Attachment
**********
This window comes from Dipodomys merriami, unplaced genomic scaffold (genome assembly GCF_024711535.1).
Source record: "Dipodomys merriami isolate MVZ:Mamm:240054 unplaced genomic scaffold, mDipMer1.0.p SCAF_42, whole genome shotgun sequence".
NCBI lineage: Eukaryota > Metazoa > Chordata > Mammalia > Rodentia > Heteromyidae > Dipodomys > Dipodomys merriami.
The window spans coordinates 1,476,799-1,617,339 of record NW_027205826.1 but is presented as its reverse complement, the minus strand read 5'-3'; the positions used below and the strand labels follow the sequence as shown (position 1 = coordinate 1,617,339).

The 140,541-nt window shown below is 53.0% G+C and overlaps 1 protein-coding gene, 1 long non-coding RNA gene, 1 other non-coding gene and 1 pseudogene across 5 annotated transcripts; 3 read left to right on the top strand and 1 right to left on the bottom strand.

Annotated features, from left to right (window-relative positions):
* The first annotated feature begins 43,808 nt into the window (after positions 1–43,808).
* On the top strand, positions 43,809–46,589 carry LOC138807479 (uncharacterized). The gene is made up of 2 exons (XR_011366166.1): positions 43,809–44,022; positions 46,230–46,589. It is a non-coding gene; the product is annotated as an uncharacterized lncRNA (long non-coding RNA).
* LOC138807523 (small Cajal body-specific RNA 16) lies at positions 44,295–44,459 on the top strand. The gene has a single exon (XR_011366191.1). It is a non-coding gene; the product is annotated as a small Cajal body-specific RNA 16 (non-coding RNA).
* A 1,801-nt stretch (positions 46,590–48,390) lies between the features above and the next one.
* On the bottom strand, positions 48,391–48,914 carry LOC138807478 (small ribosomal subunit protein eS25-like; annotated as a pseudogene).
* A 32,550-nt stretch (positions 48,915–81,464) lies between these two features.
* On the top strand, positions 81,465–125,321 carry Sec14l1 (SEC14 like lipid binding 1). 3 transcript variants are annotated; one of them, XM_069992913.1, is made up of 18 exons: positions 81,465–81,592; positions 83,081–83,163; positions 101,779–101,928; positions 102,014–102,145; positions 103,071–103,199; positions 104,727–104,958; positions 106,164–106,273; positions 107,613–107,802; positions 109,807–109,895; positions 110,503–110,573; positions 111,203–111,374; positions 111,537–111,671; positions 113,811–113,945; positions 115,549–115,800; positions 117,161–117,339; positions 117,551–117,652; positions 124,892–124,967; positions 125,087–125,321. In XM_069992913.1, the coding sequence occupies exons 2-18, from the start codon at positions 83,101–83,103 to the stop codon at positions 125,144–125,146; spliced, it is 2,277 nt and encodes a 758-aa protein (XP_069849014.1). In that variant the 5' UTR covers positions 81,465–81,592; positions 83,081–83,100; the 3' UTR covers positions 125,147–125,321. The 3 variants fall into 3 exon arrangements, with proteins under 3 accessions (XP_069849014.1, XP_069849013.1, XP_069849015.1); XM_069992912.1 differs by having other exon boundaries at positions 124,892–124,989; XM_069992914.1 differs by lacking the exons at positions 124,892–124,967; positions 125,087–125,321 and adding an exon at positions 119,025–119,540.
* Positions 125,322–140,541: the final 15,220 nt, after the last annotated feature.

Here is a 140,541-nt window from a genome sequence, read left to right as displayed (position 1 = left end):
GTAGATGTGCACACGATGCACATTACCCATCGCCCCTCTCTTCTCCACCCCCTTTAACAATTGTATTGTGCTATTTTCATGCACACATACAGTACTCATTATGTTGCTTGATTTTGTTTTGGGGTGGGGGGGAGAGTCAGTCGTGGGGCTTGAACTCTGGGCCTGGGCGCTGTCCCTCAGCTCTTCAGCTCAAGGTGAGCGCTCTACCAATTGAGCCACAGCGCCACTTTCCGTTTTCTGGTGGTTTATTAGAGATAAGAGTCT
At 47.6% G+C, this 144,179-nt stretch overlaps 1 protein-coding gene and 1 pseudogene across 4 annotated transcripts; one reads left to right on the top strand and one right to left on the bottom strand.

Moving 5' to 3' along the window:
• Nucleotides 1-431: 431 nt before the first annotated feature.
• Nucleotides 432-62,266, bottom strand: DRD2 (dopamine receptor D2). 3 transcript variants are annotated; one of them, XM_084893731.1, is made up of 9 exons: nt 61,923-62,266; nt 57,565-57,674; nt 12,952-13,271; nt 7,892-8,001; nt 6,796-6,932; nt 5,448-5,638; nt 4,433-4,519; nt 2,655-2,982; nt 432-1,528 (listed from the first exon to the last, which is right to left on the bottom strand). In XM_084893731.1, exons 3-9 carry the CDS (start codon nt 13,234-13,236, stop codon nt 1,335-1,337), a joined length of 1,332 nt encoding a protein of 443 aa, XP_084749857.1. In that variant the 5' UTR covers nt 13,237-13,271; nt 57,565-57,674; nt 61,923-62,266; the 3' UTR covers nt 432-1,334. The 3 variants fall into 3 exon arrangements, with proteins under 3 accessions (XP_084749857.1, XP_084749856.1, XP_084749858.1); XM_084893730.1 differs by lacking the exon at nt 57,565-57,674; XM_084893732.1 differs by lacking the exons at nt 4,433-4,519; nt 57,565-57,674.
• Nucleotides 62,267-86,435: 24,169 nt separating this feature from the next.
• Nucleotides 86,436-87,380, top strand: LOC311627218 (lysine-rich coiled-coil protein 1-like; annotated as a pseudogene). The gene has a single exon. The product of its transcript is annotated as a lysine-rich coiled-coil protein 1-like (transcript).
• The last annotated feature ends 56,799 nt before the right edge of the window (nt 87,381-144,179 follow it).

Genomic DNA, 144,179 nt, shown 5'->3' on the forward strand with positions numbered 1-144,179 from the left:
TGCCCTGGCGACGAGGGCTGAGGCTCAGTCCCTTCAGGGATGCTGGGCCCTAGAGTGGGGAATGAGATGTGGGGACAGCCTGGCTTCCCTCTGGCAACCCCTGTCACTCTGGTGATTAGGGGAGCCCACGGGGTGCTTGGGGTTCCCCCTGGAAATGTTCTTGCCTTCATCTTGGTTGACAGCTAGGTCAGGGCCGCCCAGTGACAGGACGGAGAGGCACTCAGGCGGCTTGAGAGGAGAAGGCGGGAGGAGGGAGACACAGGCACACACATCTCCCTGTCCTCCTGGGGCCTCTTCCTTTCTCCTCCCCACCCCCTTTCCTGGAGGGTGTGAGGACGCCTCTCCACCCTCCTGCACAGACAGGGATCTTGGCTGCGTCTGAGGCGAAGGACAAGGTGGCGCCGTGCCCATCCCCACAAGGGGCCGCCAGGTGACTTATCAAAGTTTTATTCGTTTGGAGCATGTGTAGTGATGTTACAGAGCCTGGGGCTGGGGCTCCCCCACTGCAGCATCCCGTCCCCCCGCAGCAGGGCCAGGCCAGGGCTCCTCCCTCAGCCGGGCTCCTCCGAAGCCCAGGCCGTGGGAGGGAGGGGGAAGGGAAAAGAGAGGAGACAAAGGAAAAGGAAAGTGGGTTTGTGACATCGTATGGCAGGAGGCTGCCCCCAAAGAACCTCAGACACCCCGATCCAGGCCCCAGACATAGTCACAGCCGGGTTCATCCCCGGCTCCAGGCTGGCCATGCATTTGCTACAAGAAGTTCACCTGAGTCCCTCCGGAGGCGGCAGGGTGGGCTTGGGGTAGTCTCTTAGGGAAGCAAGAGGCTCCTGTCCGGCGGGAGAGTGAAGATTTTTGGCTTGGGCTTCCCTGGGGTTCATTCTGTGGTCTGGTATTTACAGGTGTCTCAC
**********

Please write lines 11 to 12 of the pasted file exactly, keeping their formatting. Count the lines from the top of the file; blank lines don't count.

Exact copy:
* On the bottom strand, positions 48,391–48,914 carry LOC138807478 (small ribosomal subunit protein eS25-like; annotated as a pseudogene).
* A 32,550-nt stretch (positions 48,915–81,464) lies between these two features.